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The media is playing into Trump’s hands
Rich Manieri
Rich Manieri

You’re more likely to see a unicorn walking down Michigan Avenue than roving bands of street thugs wearing “Make America Great Again” hats in Democratic-dominated Chicago.

Still, there weren’t many reporters who considered that fact, or the many other holes in actor Justin Smollett’s made-up hate crime, before running with the story.

Over the weekend, the editors of the Washington Post issued a “note” - the word “apology” was not used - explaining the Post’s coverage of the apparent confrontation between Native American activist Nathan Phillips and a group of students from Covington Catholic High School in Kentucky.

“Subsequent reporting, a student’s statement and additional video allow for a more complete assessment of what occurred, either contradicting or failing to confirm accounts provided in that story...” the Post’s statement read.

Attorneys for the high school student in the middle of the mess, Nicholas Sandmann, who is now suing the Post, called the editor’s note, among other things, “grossly insufficient.” 

Indeed, a “more complete assessment,” i.e. the rest of the video and some actual reporting, revealed that the dots the media rushed to connect weren’t connectable at all.

I’m a big fan of a free press. This particular freedom allows me to write what I want without having to worry about being thrown in jail or propped up in front of a firing squad because I’ve become an enemy of the state.

Our founders knew what they were doing. Though many of them had little use for the press of the day, they understood that a free news media would be an integral part of our republic’s checks and balances. 

President’s Trump’s war with the media bothers me, not because I’m worried about being dragged from my bed and interrogated at 2 a.m., but because he seems to show a fundamental misunderstanding for why the media exists, at least in this country.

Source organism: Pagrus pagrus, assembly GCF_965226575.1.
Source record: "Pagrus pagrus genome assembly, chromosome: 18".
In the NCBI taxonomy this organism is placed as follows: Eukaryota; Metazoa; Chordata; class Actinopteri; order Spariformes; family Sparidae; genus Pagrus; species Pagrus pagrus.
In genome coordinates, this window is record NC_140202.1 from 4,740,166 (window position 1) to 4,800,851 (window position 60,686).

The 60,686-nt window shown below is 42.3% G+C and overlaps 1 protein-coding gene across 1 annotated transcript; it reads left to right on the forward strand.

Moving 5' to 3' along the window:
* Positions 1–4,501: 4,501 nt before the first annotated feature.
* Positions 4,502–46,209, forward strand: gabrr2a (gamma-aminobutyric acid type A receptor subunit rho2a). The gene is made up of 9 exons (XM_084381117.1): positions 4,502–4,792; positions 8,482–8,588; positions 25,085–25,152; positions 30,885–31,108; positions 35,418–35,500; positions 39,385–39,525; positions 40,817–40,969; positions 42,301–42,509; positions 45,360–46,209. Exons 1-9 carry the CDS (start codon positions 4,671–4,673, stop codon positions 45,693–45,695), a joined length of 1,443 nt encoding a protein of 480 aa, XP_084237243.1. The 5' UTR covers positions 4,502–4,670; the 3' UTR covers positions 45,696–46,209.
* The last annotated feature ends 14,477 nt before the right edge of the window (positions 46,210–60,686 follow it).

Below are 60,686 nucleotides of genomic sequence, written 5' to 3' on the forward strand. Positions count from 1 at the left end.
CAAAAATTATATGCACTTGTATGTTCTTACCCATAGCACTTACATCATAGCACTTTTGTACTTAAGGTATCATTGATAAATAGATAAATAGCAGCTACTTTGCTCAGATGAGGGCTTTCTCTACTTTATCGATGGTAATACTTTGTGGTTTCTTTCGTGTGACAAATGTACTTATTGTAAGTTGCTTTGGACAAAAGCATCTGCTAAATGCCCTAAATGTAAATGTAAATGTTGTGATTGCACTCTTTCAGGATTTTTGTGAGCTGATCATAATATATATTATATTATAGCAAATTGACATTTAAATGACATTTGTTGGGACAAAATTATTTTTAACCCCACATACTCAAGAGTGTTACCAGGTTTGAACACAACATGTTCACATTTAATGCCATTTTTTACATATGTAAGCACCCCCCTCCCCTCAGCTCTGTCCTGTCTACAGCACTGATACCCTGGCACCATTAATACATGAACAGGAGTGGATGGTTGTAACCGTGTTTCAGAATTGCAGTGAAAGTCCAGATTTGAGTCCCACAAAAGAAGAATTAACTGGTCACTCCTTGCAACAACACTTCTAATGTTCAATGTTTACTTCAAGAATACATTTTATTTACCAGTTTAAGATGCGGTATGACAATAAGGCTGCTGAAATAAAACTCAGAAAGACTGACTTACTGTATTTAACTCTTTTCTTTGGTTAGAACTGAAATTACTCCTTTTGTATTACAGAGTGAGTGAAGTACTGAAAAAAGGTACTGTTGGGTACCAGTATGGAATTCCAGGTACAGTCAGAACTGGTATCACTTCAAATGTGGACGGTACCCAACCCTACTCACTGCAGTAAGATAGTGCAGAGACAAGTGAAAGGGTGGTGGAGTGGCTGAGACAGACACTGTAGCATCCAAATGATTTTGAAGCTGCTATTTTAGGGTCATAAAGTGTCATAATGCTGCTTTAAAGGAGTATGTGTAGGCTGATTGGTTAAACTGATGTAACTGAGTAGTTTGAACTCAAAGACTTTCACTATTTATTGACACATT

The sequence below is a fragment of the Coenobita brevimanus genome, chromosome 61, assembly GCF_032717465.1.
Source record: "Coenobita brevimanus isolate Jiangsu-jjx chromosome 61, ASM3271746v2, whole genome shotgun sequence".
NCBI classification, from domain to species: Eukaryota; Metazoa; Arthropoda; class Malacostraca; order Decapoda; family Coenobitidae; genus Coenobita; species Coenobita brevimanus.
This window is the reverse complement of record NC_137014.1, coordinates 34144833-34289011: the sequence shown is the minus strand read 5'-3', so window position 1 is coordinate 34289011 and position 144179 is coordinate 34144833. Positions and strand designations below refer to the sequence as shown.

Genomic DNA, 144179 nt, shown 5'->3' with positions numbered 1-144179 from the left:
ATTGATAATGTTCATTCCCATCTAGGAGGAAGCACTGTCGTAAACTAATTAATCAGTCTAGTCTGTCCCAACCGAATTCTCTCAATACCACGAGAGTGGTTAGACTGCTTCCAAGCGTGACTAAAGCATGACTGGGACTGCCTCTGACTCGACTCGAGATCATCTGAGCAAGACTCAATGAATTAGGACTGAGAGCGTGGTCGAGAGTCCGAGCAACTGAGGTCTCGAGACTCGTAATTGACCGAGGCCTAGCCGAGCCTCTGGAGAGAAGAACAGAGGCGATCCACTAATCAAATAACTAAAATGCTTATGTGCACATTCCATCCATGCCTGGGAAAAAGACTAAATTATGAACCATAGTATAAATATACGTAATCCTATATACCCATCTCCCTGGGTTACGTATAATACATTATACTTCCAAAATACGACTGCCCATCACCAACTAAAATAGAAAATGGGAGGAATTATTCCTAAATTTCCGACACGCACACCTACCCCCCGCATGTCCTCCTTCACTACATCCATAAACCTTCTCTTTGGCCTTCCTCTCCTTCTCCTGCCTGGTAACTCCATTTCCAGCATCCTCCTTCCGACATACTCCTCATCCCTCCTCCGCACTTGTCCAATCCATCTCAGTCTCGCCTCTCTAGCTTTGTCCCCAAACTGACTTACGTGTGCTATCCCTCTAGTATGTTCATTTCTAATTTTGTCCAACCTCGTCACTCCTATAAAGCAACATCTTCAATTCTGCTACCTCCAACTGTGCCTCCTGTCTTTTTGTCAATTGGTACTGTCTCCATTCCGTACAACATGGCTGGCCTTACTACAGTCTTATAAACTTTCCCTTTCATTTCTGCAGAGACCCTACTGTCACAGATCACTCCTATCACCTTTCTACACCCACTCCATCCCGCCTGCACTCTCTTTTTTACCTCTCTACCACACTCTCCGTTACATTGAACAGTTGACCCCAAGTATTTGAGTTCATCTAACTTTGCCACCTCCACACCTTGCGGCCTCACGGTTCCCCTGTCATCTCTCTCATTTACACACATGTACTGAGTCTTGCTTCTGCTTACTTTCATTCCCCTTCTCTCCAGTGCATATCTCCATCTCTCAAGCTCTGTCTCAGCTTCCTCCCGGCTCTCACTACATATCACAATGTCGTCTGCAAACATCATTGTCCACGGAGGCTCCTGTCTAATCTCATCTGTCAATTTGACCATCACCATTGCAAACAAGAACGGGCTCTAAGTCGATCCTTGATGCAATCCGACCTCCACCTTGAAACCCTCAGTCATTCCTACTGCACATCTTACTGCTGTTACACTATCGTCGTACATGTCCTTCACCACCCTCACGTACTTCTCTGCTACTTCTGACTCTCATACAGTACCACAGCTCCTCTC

So, when Trump uses terms such as “enemy of the people” to the describe the media, it’s unsettling.

Every journalist has his or her own political leanings and biases. The problem is, on a national level especially, those biases have now been laid bare, and that’s the media’s fault, not Trump’s.

The Post’s coverage of the Covington Catholic story and subsequent clarifying statement - though a carefully-blended verbal melange - only exacerbates skepticism and helps advance Trump’s case - right or wrong - that the media can’t see past its own biases to cover any issue, even tangentially related to Trump, objectively.

Reporters are human. They make mistakes. But there’s a difference between an honest error and lack of open-mindedness or worse, a desire to spread icing on a prebaked narrative.

There’s a general impression among many conservatives, and certainly Trump supporters, that it is the media that declared war on Trump, not the other way around, and that the same media was mostly supine during the Obama administration.

Conservative writer Larry Elder, in a RealClear Politics piece in January, recalled some Obama-era missteps about which the media was aggressively disinterested, including a 2008 stimulus package that never left a trace, promises that Obamacare would “lower premiums by up to $2,500 for a typical family per year,” and prematurely pulling the military out of Iraq, to name a few.

“The media’s ‘Trump is a congenital liar’ narrative reeks of rampant hypocrisy to those who repeatedly complained while the same media gave President Barack Obama pass after pass for eight years,” Elder wrote.

It’s hard to argue with Elder though there’s no question that Trump is often his own worst enemy, always ready to lash out or take the bait rather than head for the high road.

But the media refuses to learn. Shortly after the Covington Catholic debacle and the subsequent death threats and corrections, reporters ran with Smollett’s concocted story that he was attacked by two, racist MAGA-hat wearing Trump supporters on a Chicago street in the middle of the night. 

Any police reporter with half a clue would have had serious questions about Smollett’s story from the beginning. Why was there no video? Why was he still wearing a noose when he talked to police? What about the other inconsistencies in his account?

My fear is that reporters ran with the Covington and Smollett stories, not because the information was credible but because the media has a vested interest in believing such stories. They advance the narrative that Trump is bad for America, and that narrative sells, especially in big cities.

The irony is that the Trump-against-the-liberal-media theme is what helped get him elected in the first place and could help him get re-elected.

If that happens, there won’t be anyone else for the media to blame. Not even Donald Trump.

Rich Manieri is a Philadelphia-born journalist and author. He is currently a professor of journalism at Asbury University in Kentucky. You can reach him at